An abdominal ultrasound diagnosed choledocholithiasis, leading to an ERCP on December 7, 2022 (fig. 1a). During the procedure, we reached the second part of the duodenum, locating the ampulla of Vater in its usual position. However, it had an elongated shape and an extremely narrow Oddi sphincter due to probable dysfunction. Attempts to cannulate it were unsuccessful, leading to a precut from bottom to top, opening the duct. Selective cannulation with a hydrophilic guidewire towards the biliary tract was then successful. We passed contrast medium, visualizing the entire intrahepatic and extrahepatic biliary tract. The extrahepatic bile duct had a diameter of 1.8 cm with several irregularly shaped and faceted filling defects measuring 1.7 cm. We performed sphincterotomy and placed a 10 Fr and 10 cm plastic biliary stent for medium-term fragmentation and drainage safety.

The procedure was completed without incidents. Endoscopy impression: Choledocholithiasis with large elements, placement of plastic biliary stent and dilatation of the extrahepatic biliary tract.

As the ERCP was unsuccessful, a follow-up abdominal CT scan on May 30, 2023, revealed intra-hepatic and extrahepatic bile duct dilation related to choledocho-lithiasis, the presence of a biliary stent in the common bile duct, chronic cholelithiasis, and stone formation in the left renal pelvis leading to hydronephrosis (fig. 1b). The patient was scheduled for biliary tract exploration and left nephrectomy in the same surgical procedure.

Figure 2 - The gallbladder was found with multiple adhesions (a). (b) a longitudinal incision was made in the common bile duct
fig 2

On September 11, 2023, a midline supraumbilical incision was made, followed by dissection through the abdominal layers, gaining access to the peritoneal cavity. The gallbladder was found with multiple

adhesions to the omentum Zuhkle II (fig. 2a), which were resected. The hepatocystic triangle was dissected, and a longitudinal incision was made in the common bile duct (fig. 2b). The biliary tract was explored, and 12 stones, ranging from 1 to 2 cm in diameter, were extracted (fig. 3a). A retrograde and antegrade Fogarty catheter sweep was performed (fig. 3b). A T-tube was placed, and the common bile duct incision was sutured with 3-0 Vicryl simple interrupted stitches (fig. 4a). Trans-tube cholangiography was performed, confirming the contrast medium's proper passage into the duodenum (fig. 4b). The cystic duct was ligated and cut, and the gallbladder was dissected from the vesical bed (fig. 3a). The nephrectomy was then performed, involving the release of the left colon and the identification and ligation of the left renal vein. The Gerota's fascia was incised, and the left kidney was dissected to reach the renal hilum, where the left renal artery was identified, ligated, and cut. Hemostasis was confirmed, four Gelfoam sponges were placed in the renal fossa, a Penrose drain was directed to the left paracolic gutter, and the procedure was completed.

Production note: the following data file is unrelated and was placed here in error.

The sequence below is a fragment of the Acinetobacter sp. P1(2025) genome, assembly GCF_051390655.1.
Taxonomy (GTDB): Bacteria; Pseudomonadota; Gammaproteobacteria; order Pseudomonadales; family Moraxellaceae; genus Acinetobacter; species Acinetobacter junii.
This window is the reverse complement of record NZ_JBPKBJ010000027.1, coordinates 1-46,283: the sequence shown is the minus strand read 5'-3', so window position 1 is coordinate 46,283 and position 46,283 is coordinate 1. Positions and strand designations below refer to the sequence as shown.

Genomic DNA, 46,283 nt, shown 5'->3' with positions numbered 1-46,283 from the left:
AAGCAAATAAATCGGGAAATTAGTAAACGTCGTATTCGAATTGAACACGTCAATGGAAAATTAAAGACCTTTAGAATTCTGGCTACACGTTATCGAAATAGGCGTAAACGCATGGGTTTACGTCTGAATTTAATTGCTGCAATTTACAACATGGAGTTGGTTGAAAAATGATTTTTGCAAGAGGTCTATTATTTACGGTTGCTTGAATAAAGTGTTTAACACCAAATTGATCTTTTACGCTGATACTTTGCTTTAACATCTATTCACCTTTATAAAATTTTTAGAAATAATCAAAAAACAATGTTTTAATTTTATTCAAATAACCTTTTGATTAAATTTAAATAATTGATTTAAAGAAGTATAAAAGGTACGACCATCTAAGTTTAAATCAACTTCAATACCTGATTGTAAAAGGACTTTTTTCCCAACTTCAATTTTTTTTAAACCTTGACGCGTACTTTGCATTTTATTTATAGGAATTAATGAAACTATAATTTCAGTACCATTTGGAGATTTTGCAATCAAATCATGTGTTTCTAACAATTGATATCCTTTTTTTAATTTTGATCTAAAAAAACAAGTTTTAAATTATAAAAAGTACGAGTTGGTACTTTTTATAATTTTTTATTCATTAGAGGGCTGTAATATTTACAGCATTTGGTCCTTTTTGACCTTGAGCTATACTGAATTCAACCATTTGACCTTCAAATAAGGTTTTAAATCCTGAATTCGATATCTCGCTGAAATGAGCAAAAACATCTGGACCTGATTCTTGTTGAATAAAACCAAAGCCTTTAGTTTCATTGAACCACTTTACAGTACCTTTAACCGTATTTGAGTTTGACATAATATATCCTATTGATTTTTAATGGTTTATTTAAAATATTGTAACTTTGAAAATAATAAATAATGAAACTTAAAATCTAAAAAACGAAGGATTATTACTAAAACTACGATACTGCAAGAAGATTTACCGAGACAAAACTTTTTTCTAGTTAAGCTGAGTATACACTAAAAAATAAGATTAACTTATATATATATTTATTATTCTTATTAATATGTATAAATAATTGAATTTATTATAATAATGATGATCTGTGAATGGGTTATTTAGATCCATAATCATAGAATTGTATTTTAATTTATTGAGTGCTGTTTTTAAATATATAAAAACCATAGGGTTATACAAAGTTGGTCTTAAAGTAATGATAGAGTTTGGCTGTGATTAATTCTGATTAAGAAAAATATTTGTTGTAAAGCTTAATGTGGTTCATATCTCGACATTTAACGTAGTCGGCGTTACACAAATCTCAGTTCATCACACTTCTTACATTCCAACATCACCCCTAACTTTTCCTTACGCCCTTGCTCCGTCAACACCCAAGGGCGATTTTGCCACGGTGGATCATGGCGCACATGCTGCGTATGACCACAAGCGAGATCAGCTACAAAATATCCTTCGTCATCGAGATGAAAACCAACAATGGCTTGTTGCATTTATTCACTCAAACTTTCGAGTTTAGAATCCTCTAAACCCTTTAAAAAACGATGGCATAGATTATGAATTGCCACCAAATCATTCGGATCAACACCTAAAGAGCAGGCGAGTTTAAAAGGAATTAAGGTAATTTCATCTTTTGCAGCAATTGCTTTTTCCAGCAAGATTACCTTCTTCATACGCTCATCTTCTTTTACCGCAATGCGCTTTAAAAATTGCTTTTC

fig 3-4


The patient was transferred to the surgical floor and observed for four days. Due to her good recovery, she was discharged with follow-up laboratory tests, which all reported normal parameters.



Choledocholithiasis, characterized by gallstones in the common bile duct, presents a significant medical challenge requiring swift intervention. This chronic hepatobiliary ailment is characterized by irregularities in cholesterol, bilirubin, and bile acid metabolism (1). While cholelithiasis is prevalent, choledocholithiasis impacts roughly up to 20 % of individuals with this condition (5,6).